There was once a Dutchman named Robert Wolders. He was born in Rotterdam in September of 1936, to a man and a woman, although if you asked her, the woman did most of the work.
In 1965, Mr. Wolders became an actor, starred briefly in a TV show, but never achieved much success. By 1975, he decided to retire from acting and marry legendary Hollywood nutjob Merle Oberon.
Below are more than a few words about Merle Oberon, for your pleasure:
She was an exotic beauty born on the British side of Bombay to a British mechanical engineer working on the Indian Railways and her own (half) sister, Constance.
To hide this embarrassing bit of incestuous pedophilia, one of Merle's birth certificates listed her father's wife--a Eurasian from Ceylon with partial Maori heritage, who had Constance at age 14 with an Irish foreman of a tea plantation--as her mother and the story stuck.
Merle and her "mother" moved to England, where she dated a retired actor who passed her off to a studio in France when he realized her "mom" was dark-skinned and he was irretrievably racist. The "Sexy Extra All the Powerful Men Hit On at Craft Service" roles poured in and once famous director Alexander Korda got the hots and cast Merle as Ann Boleyn in The Private Life of Henry VIII (1933), she was officially going places.
Alexander Korda, Merle Oberon, and Samuel "Thug" Goldwyn
Scarred for life in an automobile accident a mere four years later, skilled lighting technicians were at least able to hide Merle's disfigured face long enough for her to tear up the silver screen opposite Laurence Olivier in Wuthering Heights (1939).
By the following year, Merle's face "suffered even further damage...from a combination of cosmetic poisoning and an allergic reaction to sulfa drugs." Mr. Korda, now her husband, paid for several treatments at a skin clinic in Nueva York, but to no avail--without makeup she was hideous to behold.
So Mr. Korda decided to join the knighthood and make Merle a Lady, to give her something else to do with her time. Three years later, bored of being a Lady knight and day, Merle divorced her knight and married cinematographer Lucien Ballard, who then created a special light--the Obie--to obscure her facial scars on film.
That act of devotion fell short, however, and Merle married twice more--to Italian industrialist Bruno Pagliai (with whom she moved to Mexico and adopted two children) and the Most Interesting Man in the World, Mr. Robert Wolders--who is 25 years younger than her.
But only four years after Merle marries Robert Wolders, she dies at age 68.
What does the most interesting man in the world do when this happens? Why, he immediately becomes companion to Audrey Hepburn (7 years his senior), of course--ever the proper lady, she was waiting patiently for her turn on the Wolders, no doubt--and the two of them even hang out with the Reagmeister General:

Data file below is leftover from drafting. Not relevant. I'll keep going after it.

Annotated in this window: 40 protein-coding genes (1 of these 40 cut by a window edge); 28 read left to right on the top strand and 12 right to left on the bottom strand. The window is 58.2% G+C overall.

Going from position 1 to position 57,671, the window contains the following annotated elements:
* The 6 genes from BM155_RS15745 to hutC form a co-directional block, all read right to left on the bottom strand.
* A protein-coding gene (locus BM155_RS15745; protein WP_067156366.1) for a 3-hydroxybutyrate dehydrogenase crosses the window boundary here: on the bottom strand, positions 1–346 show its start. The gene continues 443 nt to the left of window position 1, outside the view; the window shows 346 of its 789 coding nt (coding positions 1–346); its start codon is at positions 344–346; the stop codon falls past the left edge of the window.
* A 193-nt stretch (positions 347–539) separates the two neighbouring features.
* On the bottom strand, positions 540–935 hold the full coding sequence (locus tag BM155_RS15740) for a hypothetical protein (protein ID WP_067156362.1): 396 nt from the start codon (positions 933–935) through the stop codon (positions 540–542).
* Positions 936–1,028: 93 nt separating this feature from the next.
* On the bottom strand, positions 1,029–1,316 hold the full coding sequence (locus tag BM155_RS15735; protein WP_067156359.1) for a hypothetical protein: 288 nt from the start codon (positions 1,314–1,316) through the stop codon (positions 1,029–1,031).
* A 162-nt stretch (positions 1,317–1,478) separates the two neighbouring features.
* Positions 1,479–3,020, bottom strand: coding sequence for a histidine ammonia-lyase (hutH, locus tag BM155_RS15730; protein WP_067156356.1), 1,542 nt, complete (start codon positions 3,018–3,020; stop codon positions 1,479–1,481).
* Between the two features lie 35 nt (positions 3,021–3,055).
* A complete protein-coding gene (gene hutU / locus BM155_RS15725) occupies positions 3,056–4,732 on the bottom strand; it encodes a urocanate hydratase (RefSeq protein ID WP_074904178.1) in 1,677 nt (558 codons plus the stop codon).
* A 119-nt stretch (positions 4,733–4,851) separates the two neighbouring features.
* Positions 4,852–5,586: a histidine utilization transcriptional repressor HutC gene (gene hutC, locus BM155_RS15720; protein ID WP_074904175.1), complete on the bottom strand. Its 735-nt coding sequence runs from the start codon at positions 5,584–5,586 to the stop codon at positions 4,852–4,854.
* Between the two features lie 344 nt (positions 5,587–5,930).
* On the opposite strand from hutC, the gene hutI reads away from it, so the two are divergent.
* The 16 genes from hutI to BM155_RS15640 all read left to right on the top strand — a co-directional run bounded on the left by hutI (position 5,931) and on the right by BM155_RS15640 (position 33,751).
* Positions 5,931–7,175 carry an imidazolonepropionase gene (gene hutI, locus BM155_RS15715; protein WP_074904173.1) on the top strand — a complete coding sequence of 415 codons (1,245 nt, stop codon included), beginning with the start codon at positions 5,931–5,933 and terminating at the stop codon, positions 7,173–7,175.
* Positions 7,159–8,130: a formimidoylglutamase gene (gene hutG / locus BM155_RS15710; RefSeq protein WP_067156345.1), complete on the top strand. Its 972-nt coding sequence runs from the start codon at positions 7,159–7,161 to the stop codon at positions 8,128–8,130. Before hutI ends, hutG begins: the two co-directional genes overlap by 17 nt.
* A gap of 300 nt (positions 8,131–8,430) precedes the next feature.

Thirteen years later, in 1993, the honorable Audrey Hepburn dies on him, too, leaving Mr. Wolders all alone in frigid Switzerland. How does the most interesting man in the world cope with this tragedy?
He hops on a train to France, where he becomes the companion of another older woman, of course. Then-64-year-old screen legend Leslie Caron is a French dancer discovered by Gene Kelly in 1951 who went on to become a successful actress at MGM for decades and dance with every famous dancer whose name you have ever heard.
Alas, their torrid, Metamucil-tinged affair lasts only two years before the furnace goes kaput and Mr. Wolders moves on--for the first time?--without anybody dying.
Where does he go? Sadly, one can only speculate.
Immediately after french-kissing his goodbyes to dear Leslie, Mr. Wolders steals her 1964 Peugeot 404 convertible and drives all the way to Marseilles on the wrong side of the highway, chain-smoking a box of Cuban blunts given to him by Johnny Depp at his birthday party last year.
After six martinis and a few bottles of cheap cognac in the backroom of a rough-trade dockside saloon, Mr. Wolders gets himself into a card game and wakes up to find himself at-sea in a 45-foot sailboat named Skye.
Upon hearing several members of the crew refer to him as "Captain" (as in: "Captain, you have vomit in your beard."), Mr. Wolders commands his crew to pull into the nearest harbor for supplies and a bit of barbering.
After a killer haircut and the trading of most of their food, medical supplies, and lifeboats for several dozen barrels of rum, six pounds of beef jerky, a prostitute, and two fishing poles, Mr. Wolders and his crew are able to outrun a couple police officers and set sail for anywhere else.
The crew becomes family as they drift around the Mediterranean with Mr. Wolders for the next 15+ years, mastering kung-fu, running guns for the Russians, trying to get invited to parties along the Riviera, counterfeiting their own Cuban cigars, making their own sushi, experimenting with mind-altering drugs...and subsisting solely on the bounty of nature, the naivete of strangers, and the small fortune Mr. Wolders inherited from his two famous dead lovers.
The crew was not terribly pleased to have their berths converted to rum storage,
but they eventually got over it and embraced the good life.
When his love of the finer things in life--coupled with his innate distaste for labor of any kind--catches up with him, Mr. Wolders sees no other choice but to adopt a fake Mexican accent and resume acting under an assumed identity in commercials for Dos Equis.
It's the closest he can get to not working while still getting paid, so that's alright with him.
Yes, at 74 years of age and still kicking, life has been good to Robert Wolders. I wonder if the next 74 will be so kind?